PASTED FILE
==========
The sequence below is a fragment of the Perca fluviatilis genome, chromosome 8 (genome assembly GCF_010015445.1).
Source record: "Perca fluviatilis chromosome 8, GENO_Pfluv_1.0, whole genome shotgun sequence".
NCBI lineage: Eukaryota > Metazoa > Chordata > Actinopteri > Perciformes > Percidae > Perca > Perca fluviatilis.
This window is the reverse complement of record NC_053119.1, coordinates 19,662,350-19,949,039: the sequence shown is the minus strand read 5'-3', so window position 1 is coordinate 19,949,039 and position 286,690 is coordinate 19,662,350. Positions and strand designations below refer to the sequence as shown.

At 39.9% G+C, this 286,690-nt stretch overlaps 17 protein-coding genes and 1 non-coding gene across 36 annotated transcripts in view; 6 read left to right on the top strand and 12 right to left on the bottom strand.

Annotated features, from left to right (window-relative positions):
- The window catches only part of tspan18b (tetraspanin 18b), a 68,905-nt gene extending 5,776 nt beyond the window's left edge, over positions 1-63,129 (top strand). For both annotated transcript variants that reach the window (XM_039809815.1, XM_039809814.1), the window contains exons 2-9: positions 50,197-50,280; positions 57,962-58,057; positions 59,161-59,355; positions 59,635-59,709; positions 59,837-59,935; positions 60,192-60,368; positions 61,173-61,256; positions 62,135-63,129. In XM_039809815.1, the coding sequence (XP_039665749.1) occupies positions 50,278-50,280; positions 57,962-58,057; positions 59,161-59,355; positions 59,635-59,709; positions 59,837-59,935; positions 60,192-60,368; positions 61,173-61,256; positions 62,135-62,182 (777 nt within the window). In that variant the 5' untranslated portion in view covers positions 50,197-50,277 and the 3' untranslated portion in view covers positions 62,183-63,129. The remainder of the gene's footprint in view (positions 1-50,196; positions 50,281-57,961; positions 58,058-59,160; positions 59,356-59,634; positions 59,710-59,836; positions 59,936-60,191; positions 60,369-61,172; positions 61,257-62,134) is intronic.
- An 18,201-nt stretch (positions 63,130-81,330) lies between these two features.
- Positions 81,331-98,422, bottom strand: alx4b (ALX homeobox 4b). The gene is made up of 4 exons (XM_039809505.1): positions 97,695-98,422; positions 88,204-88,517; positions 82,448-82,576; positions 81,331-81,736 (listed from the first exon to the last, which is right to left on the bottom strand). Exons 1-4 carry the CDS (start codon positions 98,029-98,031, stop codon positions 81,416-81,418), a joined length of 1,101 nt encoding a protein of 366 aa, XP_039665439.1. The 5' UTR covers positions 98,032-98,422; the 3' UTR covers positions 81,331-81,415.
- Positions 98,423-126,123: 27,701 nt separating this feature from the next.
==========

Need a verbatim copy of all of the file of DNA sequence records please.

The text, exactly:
The sequence below is a fragment of the Perca fluviatilis genome, chromosome 8 (genome assembly GCF_010015445.1).
Source record: "Perca fluviatilis chromosome 8, GENO_Pfluv_1.0, whole genome shotgun sequence".
NCBI lineage: Eukaryota > Metazoa > Chordata > Actinopteri > Perciformes > Percidae > Perca > Perca fluviatilis.
This window is the reverse complement of record NC_053119.1, coordinates 19,662,350-19,949,039: the sequence shown is the minus strand read 5'-3', so window position 1 is coordinate 19,949,039 and position 286,690 is coordinate 19,662,350. Positions and strand designations below refer to the sequence as shown.

At 39.9% G+C, this 286,690-nt stretch overlaps 17 protein-coding genes and 1 non-coding gene across 36 annotated transcripts in view; 6 read left to right on the top strand and 12 right to left on the bottom strand.

Annotated features, from left to right (window-relative positions):
- The window catches only part of tspan18b (tetraspanin 18b), a 68,905-nt gene extending 5,776 nt beyond the window's left edge, over positions 1-63,129 (top strand). For both annotated transcript variants that reach the window (XM_039809815.1, XM_039809814.1), the window contains exons 2-9: positions 50,197-50,280; positions 57,962-58,057; positions 59,161-59,355; positions 59,635-59,709; positions 59,837-59,935; positions 60,192-60,368; positions 61,173-61,256; positions 62,135-63,129. In XM_039809815.1, the coding sequence (XP_039665749.1) occupies positions 50,278-50,280; positions 57,962-58,057; positions 59,161-59,355; positions 59,635-59,709; positions 59,837-59,935; positions 60,192-60,368; positions 61,173-61,256; positions 62,135-62,182 (777 nt within the window). In that variant the 5' untranslated portion in view covers positions 50,197-50,277 and the 3' untranslated portion in view covers positions 62,183-63,129. The remainder of the gene's footprint in view (positions 1-50,196; positions 50,281-57,961; positions 58,058-59,160; positions 59,356-59,634; positions 59,710-59,836; positions 59,936-60,191; positions 60,369-61,172; positions 61,257-62,134) is intronic.
- An 18,201-nt stretch (positions 63,130-81,330) lies between these two features.
- Positions 81,331-98,422, bottom strand: alx4b (ALX homeobox 4b). The gene is made up of 4 exons (XM_039809505.1): positions 97,695-98,422; positions 88,204-88,517; positions 82,448-82,576; positions 81,331-81,736 (listed from the first exon to the last, which is right to left on the bottom strand). Exons 1-4 carry the CDS (start codon positions 98,029-98,031, stop codon positions 81,416-81,418), a joined length of 1,101 nt encoding a protein of 366 aa, XP_039665439.1. The 5' UTR covers positions 98,032-98,422; the 3' UTR covers positions 81,331-81,415.
- Positions 98,423-126,123: 27,701 nt separating this feature from the next.